This is a guest post from Phil Levin, co-editor of Supernuclear and founding team at Culdesac.

This particular lesson has shifted my worldview significantly.

It’s something I’ve learned in coliving environments, but I believe it applies to most groups.

Consider the chore wheel

It’s pretty straightforward how the chore wheel came about. There are things that need to get done in a community. There is a group of residents to do those things. The solution seems obvious: Split the tasks up roughly evenly between people in the group and memorialize all of this on a wheel.

The critique of the Chore Wheel

Problem #1: Perfection is merely adequate, imperfection is disappointment.

What’s the best case scenario with a chore wheel? Everyone does their thing. What’s your reaction when this happens?

Week 1: “Great, it’s working”
Week 2: “Oh good, still working”
Week 3: *Shrug*

This is the best case long-term scenario of a Chore Wheel. An accustomed shrug. But anyone who has had a chore wheel for more than a few weeks knows what actually happens. It’s week 4 and stupid Richard didn’t take out the trash. It was his turn to take out the trash on the chore wheel. And hey … why am I unloading the dishwasher if Richard didn’t take out the trash? I’m not going to do it tonight. Take that, Richard. All Chore Wheels eventually lead to one place: Disappointment with your fellow (wo)man. People are imperfect and anything less than perfection (with a Chore Wheel) is a let down.

The emotional range of a chore wheel

Problem #2: Upper limiting

Chore Wheels are finite. There are a fixed number of things on a chore wheel. Let’s say 6. Everything on a chore wheel might be a good thing. But only 6 good things can happen. Chore Wheels are upper limiting. In a perfect world, 6 good things happen, but never 7. And certainly never 25. Once I unload the dishwasher I’ve “done my part.” My motivation to do other things has evaporated. The whole mental model is “just do this one thing.”

Problem #3: Gratitude schmatitude.

Suppose a friend came to your house and took out your trash when you weren’t looking. How would you feel? Probably pretty damn grateful. Now suppose someone took out the trash because the Chore Wheel told them too. Do you feel grateful?

No, I don’t feel grateful. That mofo owes me because I emptied the dishwasher.

Suddenly, we forget that there’s a group of people making our lives easier. Action doesn’t deserve gratitude. It’s merely what was supposed to happen. The cheer wheel conceives of contribution as repaying a debt, not an act of generosity. It’s about policing lack of action, not inspiring more action.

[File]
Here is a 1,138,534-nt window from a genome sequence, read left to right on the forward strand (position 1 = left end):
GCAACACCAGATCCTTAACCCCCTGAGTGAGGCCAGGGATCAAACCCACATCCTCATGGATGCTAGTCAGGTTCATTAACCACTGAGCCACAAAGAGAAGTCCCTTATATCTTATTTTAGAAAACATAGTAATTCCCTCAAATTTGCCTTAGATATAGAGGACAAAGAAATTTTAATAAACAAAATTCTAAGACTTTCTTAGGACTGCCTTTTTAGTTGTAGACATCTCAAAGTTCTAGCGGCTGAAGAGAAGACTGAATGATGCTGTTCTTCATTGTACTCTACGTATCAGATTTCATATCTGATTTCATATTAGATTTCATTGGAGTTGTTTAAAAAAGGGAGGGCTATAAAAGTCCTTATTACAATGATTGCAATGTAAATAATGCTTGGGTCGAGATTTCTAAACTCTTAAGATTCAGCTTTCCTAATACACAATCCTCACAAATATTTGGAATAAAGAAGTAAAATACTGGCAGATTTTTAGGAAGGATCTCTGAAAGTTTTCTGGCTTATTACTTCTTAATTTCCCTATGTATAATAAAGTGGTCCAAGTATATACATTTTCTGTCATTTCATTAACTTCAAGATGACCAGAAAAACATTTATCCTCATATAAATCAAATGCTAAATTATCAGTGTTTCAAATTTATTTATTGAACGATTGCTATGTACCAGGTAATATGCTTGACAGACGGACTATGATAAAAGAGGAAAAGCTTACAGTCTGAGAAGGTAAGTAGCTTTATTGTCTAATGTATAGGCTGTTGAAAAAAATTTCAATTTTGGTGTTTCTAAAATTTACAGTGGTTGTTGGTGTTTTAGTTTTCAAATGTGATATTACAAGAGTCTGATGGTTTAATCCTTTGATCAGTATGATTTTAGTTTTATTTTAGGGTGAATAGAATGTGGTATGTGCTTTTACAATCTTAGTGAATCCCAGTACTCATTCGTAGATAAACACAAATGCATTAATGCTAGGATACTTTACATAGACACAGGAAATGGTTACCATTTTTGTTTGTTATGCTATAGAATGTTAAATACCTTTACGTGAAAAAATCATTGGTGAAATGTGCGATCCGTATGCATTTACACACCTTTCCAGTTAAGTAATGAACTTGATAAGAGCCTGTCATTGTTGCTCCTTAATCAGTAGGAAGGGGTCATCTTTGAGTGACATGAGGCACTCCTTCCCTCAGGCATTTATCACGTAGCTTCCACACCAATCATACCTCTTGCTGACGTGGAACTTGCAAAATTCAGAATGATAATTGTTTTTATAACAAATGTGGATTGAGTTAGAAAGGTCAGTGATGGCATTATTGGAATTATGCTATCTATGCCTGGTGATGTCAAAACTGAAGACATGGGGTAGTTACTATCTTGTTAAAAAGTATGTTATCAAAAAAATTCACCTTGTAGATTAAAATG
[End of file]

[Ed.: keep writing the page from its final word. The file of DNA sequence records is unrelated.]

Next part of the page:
The metaphysics of the Chore Wheel: Fairness


When you dig deep enough that’s what the Chore Wheel is about. Your frustration at Richard boils down to “it’s not fair!” Your lack of desire to do additional tasks not on the chore wheel is again “it’s not fair!”

The Chore Wheel is the physical manifestation of our desire for fairness. I want to make the case against fairness. Fairness is a scarcity mindset. The scarce thing that a chore wheel tries to allocate is people’s level of contribution. It conceives of contribution as a non-renewable resource in a contribution economy. Creating more desire to contribute is impossible or costly.

In a world where your capacity and desire to contribute was abundant, rather than scarce, you wouldn’t be concerned with whether Richard was supposed to take out the trash. You’d just take out the trash.

Sidebar: Wikipedia is unfair

77% of the content on Wikipedia is written by 1% of its editors and a fraction of 1% of its users.

10k people write most of Wikipedia

Totally, utterly, insanely unfair. If Wikipedia was a country, the Pareto efficient (a measure of inequality) would be worse than South Africa during Apartheid.

Imagine if Jimmy Wales in 2001 instead decided to start “Fair Wikipedia:” He’d employ something that looked more like a Chore Wheel.

“Fair Wikipedia”

Does anyone think Fair Wikipedia would get off the ground? What motivates the 1% of power authors on Wikipedia? It can’t be fairness. Wikipedia is utterly unfair.

They likely couch things in abundance. Something like “this gives me meaning” or “this is my contribution to the world” or “I wanted to give back to the others writing articles”

My guess is that Wikipedia authors, if you ask them, have a deep-seated feeling of Abundance. That they are grateful for something, and churning out endless articles without compensation is their way of adding to the abundance.

(The same is probably the case with authors of open source software)